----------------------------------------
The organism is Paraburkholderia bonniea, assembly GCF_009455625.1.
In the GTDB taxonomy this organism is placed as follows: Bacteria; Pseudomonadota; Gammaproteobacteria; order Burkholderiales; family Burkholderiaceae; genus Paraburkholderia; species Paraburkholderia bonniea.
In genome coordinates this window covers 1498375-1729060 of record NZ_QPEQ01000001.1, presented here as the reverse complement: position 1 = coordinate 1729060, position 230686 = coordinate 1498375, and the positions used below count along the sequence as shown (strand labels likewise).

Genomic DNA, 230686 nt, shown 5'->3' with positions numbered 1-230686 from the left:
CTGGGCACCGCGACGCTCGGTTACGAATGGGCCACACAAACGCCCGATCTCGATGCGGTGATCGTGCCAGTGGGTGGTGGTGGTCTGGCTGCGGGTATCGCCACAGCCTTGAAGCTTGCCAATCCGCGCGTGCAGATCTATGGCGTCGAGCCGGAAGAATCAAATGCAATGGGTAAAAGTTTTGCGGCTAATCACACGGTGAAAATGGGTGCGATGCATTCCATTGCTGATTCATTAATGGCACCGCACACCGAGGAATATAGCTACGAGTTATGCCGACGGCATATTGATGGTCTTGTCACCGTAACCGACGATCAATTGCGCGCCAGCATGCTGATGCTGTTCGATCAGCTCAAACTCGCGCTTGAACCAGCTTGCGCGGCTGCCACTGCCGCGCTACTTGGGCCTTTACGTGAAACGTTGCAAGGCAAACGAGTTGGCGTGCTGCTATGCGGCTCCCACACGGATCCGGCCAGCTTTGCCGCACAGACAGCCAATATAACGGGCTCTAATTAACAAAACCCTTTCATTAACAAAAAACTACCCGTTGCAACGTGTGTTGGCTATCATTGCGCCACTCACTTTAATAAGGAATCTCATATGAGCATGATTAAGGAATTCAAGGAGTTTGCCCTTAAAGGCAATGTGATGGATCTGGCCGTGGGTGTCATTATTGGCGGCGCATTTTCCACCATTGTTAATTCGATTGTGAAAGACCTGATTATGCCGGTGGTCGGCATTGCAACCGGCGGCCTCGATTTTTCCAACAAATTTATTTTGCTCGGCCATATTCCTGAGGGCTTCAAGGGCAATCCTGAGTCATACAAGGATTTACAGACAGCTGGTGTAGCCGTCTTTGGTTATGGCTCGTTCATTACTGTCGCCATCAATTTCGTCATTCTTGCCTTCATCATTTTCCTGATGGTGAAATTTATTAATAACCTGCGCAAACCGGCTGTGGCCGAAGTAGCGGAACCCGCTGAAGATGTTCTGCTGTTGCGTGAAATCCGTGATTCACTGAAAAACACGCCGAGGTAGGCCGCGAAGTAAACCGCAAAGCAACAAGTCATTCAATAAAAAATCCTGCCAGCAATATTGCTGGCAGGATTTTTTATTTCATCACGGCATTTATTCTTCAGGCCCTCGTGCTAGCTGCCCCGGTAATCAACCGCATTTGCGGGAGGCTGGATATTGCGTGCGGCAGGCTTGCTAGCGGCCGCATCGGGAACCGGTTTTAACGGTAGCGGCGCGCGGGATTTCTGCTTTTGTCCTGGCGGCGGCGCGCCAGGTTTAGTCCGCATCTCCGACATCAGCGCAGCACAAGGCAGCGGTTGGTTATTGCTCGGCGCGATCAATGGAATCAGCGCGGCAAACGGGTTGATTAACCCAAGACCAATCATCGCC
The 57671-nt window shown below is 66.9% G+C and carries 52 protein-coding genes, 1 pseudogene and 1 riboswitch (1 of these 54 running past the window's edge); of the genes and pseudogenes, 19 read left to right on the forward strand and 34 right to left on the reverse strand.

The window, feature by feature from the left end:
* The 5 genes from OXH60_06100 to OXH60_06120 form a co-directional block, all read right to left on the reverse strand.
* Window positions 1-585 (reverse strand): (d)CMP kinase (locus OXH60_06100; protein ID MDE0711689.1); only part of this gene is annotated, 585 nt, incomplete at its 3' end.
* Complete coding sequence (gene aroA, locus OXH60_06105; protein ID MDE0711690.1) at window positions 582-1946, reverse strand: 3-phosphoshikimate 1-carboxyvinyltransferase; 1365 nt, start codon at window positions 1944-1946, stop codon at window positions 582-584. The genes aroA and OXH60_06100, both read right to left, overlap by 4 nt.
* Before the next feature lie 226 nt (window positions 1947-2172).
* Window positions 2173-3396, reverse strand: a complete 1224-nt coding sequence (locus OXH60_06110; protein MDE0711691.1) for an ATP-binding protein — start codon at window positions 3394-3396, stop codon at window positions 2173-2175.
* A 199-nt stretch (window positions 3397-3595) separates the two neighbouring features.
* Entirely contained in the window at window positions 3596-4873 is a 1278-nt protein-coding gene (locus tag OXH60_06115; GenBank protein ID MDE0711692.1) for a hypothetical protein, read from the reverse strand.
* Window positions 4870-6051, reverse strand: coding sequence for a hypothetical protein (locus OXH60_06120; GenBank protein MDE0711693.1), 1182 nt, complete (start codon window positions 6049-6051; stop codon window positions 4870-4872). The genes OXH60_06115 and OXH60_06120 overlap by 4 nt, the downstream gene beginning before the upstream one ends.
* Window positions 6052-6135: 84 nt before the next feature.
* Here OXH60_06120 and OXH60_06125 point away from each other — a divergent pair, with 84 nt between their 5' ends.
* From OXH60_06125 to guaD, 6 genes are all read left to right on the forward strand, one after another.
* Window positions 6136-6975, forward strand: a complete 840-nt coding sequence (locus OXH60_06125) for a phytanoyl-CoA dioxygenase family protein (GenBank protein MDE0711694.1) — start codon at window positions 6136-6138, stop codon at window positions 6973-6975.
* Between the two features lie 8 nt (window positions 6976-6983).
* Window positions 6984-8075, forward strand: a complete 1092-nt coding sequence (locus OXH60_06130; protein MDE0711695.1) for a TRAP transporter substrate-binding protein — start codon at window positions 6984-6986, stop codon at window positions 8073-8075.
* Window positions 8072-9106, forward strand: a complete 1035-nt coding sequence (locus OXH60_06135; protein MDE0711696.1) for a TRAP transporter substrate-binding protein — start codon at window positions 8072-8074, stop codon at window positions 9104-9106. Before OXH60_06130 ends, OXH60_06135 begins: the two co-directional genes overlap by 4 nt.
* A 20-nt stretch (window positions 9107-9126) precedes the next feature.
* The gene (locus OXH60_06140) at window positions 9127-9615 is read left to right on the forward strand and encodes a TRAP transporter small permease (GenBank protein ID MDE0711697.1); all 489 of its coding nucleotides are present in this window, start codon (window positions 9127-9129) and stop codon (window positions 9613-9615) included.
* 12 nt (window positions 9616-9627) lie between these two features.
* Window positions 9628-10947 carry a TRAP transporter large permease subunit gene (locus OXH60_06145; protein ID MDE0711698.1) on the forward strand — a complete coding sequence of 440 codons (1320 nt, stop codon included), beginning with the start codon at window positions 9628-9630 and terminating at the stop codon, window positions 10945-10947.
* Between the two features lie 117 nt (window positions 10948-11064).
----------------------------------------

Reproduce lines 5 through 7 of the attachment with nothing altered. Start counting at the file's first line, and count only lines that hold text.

CTGGGCACCGCGACGCTCGGTTACGAATGGGCCACACAAACGCCCGATCTCGATGCGGTGATCGTGCCAGTGGGTGGTGGTGGTCTGGCTGCGGGTATCGCCACAGCCTTGAAGCTTGCCAATCCGCGCGTGCAGATCTATGGCGTCGAGCCGGAAGAATCAAATGCAATGGGTAAAAGTTTTGCGGCTAATCACACGGTGAAAATGGGTGCGATGCATTCCATTGCTGATTCATTAATGGCACCGCACACCGAGGAATATAGCTACGAGTTATGCCGACGGCATATTGATGGTCTTGTCACCGTAACCGACGATCAATTGCGCGCCAGCATGCTGATGCTGTTCGATCAGCTCAAACTCGCGCTTGAACCAGCTTGCGCGGCTGCCACTGCCGCGCTACTTGGGCCTTTACGTGAAACGTTGCAAGGCAAACGAGTTGGCGTGCTGCTATGCGGCTCCCACACGGATCCGGCCAGCTTTGCCGCACAGACAGCCAATATAACGGGCTCTAATTAACAAAACCCTTTCATTAACAAAAAACTACCCGTTGCAACGTGTGTTGGCTATCATTGCGCCACTCACTTTAATAAGGAATCTCATATGAGCATGATTAAGGAATTCAAGGAGTTTGCCCTTAAAGGCAATGTGATGGATCTGGCCGTGGGTGTCATTATTGGCGGCGCATTTTCCACCATTGTTAATTCGATTGTGAAAGACCTGATTATGCCGGTGGTCGGCATTGCAACCGGCGGCCTCGATTTTTCCAACAAATTTATTTTGCTCGGCCATATTCCTGAGGGCTTCAAGGGCAATCCTGAGTCATACAAGGATTTACAGACAGCTGGTGTAGCCGTCTTTGGTTATGGCTCGTTCATTACTGTCGCCATCAATTTCGTCATTCTTGCCTTCATCATTTTCCTGATGGTGAAATTTATTAATAACCTGCGCAAACCGGCTGTGGCCGAAGTAGCGGAACCCGCTGAAGATGTTCTGCTGTTGCGTGAAATCCGTGATTCACTGAAAAACACGCCGAGGTAGGCCGCGAAGTAAACCGCAAAGCAACAAGTCATTCAATAAAAAATCCTGCCAGCAATATTGCTGGCAGGATTTTTTATTTCATCACGGCATTTATTCTTCAGGCCCTCGTGCTAGCTGCCCCGGTAATCAACCGCATTTGCGGGAGGCTGGATATTGCGTGCGGCAGGCTTGCTAGCGGCCGCATCGGGAACCGGTTTTAACGGTAGCGGCGCGCGGGATTTCTGCTTTTGTCCTGGCGGCGGCGCGCCAGGTTTAGTCCGCATCTCCGACATCAGCGCAGCACAAGGCAGCGGTTGGTTATTGCTCGGCGCGATCAATGGAATCAGCGCGGCAAACGGGTTGATTAACCCAAGACCAATCATCGCC
The 57671-nt window shown below is 66.9% G+C and carries 52 protein-coding genes, 1 pseudogene and 1 riboswitch (1 of these 54 running past the window's edge); of the genes and pseudogenes, 19 read left to right on the forward strand and 34 right to left on the reverse strand.

The window, feature by feature from the left end: